Only one in five organisations set up to securely manage user identities

| News alert
Capgemini and RSA survey finds that most businesses are ill-prepared for the digital services transition, causing a shortfall in identity and access management security

Paris and San Francisco – A survey conducted by Capgemini, one of the world's foremost providers of consulting, technology and outsourcing services, and RSA, the Security Division of EMC (NYSE:EMC), revealed that as organisations seek to capitalise on digital opportunities through rapidly developing and hosting new services online, they frequently under-invest in adequate cybersecurity measures creating significant risks, in particular governing user access.

"Identity Crisis: How to Balance Digital Transformation and User Security?", a survey of more than 800 C-level executives in the US, UK, Germany, France, Benelux and the Nordics1 revealed that 62 percent believe it is very important or critical for their organisations to enable or extend access for users to digital services securely, yet only 26% have the technology in place to do so. However, it is clear from the findings that organisations recognise the need to do more to improve the user experience, with 84% acknowledging the need to offer more flexible, adaptive authentication methods and IDs.

Jim Ducharme, Vice President of Identity Products at RSA, said "As organisations extend to the cloud they must ensure they have solutions in place that address the risk and threats associated with assuring user identities. These solutions must understand who is accessing what; manage that access effectively; and control access across the various cloud services. These elements are absolutely essential to giving the organisation the assurance that users are who they say they are in a cloud environment."

The findings show that companies are moving to bridge the divide and bolster their existing security practices. In the wake of high profile, extremely damaging online breaches, IAM2 is seeing a noticeable increase in investment. Nearly seven in ten companies (68%) report a rise in their IAM budgets, with 28% noting a ‘strong’ increase.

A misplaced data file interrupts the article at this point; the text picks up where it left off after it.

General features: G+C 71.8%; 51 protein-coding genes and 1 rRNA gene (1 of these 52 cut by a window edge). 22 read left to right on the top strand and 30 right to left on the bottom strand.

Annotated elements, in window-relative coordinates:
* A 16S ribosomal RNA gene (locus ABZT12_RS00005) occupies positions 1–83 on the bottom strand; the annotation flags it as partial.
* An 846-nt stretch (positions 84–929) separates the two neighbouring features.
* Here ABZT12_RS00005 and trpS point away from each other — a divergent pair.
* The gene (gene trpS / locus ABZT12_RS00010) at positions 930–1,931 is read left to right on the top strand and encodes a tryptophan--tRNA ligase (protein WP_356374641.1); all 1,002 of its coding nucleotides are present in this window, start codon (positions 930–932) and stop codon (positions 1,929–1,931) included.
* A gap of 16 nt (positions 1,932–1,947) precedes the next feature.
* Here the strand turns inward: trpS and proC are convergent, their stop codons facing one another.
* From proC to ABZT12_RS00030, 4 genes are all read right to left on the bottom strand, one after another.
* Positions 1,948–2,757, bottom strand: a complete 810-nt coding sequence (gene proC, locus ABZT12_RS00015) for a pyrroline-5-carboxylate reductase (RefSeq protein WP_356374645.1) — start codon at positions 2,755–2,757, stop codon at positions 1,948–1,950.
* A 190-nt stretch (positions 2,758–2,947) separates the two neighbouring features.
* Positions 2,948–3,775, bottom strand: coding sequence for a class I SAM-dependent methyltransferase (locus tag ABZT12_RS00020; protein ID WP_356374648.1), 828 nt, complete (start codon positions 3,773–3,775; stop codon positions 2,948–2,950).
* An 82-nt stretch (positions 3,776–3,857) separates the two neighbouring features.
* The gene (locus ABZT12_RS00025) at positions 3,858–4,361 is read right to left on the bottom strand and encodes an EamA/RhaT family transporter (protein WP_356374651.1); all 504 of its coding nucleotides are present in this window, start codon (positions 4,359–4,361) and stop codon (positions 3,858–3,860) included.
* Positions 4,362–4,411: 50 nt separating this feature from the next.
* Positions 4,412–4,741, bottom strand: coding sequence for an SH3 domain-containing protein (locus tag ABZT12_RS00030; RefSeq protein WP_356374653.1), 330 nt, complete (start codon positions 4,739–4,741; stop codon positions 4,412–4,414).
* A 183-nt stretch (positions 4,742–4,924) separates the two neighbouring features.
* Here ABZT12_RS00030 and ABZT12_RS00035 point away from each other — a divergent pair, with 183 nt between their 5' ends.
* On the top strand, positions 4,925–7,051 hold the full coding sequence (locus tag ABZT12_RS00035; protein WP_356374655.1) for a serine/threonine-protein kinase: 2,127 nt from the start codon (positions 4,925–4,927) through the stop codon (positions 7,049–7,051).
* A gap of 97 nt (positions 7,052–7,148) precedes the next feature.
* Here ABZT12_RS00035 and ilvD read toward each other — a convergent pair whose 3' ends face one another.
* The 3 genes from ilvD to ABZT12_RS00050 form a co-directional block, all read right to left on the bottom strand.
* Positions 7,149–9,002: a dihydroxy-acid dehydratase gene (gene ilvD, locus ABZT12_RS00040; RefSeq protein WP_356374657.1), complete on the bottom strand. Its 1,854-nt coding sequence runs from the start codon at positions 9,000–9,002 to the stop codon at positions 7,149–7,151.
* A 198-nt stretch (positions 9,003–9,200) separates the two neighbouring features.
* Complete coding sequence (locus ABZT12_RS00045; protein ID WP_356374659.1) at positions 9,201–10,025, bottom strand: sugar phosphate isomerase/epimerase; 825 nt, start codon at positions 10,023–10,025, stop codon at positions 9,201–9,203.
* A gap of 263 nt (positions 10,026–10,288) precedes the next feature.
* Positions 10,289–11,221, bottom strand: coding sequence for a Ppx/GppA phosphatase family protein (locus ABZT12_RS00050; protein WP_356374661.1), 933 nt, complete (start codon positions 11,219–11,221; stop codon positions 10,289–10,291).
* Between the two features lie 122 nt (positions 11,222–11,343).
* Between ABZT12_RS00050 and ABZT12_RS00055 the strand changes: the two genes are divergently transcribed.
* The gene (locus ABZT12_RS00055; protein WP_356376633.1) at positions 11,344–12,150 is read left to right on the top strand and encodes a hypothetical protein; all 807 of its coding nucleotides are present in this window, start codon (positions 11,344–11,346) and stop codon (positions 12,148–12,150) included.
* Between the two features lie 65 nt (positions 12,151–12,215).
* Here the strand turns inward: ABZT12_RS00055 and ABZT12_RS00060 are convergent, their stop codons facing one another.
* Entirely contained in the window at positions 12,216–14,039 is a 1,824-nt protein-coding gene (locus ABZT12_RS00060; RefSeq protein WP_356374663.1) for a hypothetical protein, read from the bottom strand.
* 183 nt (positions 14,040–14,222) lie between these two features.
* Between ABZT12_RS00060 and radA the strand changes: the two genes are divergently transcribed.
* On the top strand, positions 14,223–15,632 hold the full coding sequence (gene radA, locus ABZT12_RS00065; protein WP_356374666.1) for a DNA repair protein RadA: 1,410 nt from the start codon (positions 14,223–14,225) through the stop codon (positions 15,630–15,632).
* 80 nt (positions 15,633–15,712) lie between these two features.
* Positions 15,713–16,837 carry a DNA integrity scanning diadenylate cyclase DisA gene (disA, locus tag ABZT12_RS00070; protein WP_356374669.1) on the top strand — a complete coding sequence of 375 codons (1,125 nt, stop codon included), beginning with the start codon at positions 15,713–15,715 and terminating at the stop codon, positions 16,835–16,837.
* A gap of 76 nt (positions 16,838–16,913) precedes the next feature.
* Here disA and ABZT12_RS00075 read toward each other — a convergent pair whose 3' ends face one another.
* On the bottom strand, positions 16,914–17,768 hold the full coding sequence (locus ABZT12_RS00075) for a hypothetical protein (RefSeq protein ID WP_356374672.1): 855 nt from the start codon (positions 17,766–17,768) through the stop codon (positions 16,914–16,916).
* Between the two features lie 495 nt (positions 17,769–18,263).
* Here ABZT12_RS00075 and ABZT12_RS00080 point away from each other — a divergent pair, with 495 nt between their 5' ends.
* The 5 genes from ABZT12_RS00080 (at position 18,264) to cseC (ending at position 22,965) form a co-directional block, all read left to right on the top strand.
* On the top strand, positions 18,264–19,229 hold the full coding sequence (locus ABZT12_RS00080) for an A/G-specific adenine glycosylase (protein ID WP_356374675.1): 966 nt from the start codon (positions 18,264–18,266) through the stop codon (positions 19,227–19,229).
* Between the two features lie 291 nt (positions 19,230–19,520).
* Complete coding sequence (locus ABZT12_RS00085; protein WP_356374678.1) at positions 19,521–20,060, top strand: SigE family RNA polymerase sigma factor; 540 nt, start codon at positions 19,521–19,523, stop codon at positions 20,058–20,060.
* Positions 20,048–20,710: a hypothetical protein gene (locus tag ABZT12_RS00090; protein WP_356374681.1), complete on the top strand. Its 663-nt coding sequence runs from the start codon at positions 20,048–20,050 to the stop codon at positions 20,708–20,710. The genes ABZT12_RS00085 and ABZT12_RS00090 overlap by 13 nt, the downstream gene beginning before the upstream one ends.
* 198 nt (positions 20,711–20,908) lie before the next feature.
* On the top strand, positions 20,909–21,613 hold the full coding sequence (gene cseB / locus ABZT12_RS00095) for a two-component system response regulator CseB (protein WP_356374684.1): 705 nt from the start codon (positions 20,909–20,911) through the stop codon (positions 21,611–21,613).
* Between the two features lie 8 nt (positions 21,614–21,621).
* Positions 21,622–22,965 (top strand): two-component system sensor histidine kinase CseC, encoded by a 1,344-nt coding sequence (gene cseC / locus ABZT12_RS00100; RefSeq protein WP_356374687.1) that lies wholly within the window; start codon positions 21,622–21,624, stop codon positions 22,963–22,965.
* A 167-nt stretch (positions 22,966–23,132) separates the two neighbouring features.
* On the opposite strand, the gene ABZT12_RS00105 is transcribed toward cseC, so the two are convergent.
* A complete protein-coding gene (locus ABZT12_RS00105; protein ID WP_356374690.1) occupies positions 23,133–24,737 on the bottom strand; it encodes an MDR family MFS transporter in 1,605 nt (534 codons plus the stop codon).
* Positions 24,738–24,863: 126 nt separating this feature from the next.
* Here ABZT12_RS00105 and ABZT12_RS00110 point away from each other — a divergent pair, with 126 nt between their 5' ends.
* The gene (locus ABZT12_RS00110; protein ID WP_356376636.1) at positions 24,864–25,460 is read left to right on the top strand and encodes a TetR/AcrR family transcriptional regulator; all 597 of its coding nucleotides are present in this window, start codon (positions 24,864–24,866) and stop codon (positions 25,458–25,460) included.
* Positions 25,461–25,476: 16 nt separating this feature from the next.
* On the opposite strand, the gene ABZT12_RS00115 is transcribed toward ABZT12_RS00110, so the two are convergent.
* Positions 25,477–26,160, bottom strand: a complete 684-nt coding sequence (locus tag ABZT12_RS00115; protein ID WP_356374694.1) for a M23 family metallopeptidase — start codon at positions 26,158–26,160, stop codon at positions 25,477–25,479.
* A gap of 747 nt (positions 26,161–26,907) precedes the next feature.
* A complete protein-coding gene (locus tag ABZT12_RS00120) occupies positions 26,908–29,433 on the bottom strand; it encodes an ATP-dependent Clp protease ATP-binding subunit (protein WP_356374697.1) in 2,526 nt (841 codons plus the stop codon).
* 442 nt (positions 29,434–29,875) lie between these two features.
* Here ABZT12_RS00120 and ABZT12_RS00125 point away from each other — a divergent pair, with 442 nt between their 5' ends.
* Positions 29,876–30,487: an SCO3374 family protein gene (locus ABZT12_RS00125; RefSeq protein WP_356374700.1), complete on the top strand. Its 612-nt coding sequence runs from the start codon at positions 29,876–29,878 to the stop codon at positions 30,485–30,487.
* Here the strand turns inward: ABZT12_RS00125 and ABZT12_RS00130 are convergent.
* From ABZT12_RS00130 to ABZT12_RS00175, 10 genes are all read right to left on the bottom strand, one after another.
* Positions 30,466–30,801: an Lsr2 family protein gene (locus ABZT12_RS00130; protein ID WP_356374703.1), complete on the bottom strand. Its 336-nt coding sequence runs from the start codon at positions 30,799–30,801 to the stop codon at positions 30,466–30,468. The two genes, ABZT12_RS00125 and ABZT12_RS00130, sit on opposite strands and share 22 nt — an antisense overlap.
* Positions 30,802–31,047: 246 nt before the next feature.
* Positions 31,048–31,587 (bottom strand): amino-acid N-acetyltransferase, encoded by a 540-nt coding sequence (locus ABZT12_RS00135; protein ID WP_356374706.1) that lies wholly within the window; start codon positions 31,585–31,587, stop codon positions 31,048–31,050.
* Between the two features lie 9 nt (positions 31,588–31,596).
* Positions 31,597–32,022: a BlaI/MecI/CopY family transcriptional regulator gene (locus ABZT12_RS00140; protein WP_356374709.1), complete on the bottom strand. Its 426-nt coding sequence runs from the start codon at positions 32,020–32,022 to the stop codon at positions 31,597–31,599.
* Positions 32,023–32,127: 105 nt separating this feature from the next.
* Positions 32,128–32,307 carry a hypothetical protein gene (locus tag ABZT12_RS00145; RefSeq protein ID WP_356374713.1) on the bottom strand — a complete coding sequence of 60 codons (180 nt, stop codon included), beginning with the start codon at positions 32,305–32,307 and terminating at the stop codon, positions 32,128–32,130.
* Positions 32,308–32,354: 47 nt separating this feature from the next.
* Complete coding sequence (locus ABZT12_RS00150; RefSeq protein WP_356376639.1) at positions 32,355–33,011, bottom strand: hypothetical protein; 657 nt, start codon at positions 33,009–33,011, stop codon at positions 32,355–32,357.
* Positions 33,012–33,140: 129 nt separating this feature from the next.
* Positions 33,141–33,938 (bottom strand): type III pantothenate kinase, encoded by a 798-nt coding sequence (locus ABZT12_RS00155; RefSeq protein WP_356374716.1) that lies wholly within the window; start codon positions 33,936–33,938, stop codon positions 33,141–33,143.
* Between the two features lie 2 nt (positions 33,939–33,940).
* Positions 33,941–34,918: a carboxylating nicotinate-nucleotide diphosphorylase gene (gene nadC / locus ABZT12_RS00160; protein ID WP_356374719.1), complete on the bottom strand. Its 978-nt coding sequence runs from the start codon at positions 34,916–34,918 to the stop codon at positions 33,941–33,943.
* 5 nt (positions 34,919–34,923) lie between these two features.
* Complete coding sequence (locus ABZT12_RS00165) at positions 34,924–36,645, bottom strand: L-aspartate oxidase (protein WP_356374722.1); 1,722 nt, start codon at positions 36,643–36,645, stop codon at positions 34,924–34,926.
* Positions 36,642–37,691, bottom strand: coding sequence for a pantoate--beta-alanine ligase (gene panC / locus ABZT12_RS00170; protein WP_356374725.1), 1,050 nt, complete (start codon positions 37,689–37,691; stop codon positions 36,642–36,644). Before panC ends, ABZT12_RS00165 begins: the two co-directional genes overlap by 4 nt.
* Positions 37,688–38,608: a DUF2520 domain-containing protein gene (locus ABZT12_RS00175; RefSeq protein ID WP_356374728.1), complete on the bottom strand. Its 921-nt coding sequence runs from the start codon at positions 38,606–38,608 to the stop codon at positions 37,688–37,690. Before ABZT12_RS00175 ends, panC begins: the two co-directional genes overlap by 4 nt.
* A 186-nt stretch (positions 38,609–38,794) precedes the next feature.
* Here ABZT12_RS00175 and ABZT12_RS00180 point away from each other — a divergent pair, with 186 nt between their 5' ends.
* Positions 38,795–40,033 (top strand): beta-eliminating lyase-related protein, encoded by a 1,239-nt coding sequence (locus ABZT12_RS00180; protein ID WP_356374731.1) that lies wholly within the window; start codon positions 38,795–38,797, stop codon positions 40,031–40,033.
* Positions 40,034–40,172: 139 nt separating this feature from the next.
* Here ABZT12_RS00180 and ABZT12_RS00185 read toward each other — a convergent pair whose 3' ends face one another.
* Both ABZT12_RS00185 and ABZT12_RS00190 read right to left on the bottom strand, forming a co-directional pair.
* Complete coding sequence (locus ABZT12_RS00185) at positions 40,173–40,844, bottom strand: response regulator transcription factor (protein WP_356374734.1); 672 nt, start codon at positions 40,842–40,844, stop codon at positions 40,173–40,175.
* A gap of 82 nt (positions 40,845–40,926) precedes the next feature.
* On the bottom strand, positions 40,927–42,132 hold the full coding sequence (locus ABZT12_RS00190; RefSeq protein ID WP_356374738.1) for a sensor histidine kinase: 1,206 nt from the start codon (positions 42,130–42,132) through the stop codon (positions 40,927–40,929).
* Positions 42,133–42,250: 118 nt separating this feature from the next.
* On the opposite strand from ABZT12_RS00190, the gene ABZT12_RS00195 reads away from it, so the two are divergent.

The survey also revealed a shift in the way IAM is being viewed and implemented, prompted by maturing and emerging technologies and anticipated user demand. The results suggest that allowing users to bring their own identity, where visitors use their existing social identities to log in, is viewed as many companies’ ultimate goal as long as it can be implemented securely. Interestingly it is apparent that this ambition is being balanced with widespread uncertainty surrounding data privacy, security regulations and transparency regarding where services are hosted. The report highlights:

  • Adaptive Authentication3 is set to define the future of device and service access for users. 84% of organisations consider the ability to deploy such authentication and offer access via an increasing number of methods and devices  a high or very high priority;
  • For most companies (85%), it is critical or very critical to onboard new services underpinned by cloud technology – which are only expected to increase – quickly and efficiently, and that these are supported by IAM; 
  • Organisations from both the United States and Europe are very sensitive to where security services are hosted, with close to 90% of respondents preferring or mandating data centers that deliver identity management services be located within their country or region.

"It is clear that the days of logging into a company’s system with a username and password specific to that organisation are numbered. Users aspire to log in from anywhere in a variety of ways, including with social media profiles and existing email account" said Mike Turner, Global Cybersecurity COO at Capgemini Group.

"The ownership of online identities is moving away from the organisation to more flexible and secure services maintained by the user, addressing access management needs. While it is extremely positive to see increasing recognition and investment from senior leadership, a considerable gap between the task at hand and the current capabilities of many organisations remains. The extent of this security challenge should not be underestimated."

"Identity Crisis: How to Balance Digital Transformation and User Security?" findings are drawn from a survey of 831 C-level decision makers, with a majority of respondents from IT departments (47% IT services and 29% IT security), and other participants from departments such as Sales & Marketing, HR or Finance. Conducted by KuppingerCole on behalf of RSA and Capgemini, those surveyed were based in the US, UK, Germany, France, Benelux and the Nordics4 represent organisations with more than 500 managed identities, of both employees and consumers. One third of the organisations covered are in the range of 5,000 to 50,000 managed identities, while 40% have more than 50,000 identities under management and 7% are managing more than 1 million users.

For more information on the survey, its findings and Capgemini’s Identity as a Service (IDaaS), please visit: www.capgemini.com/identitysurvey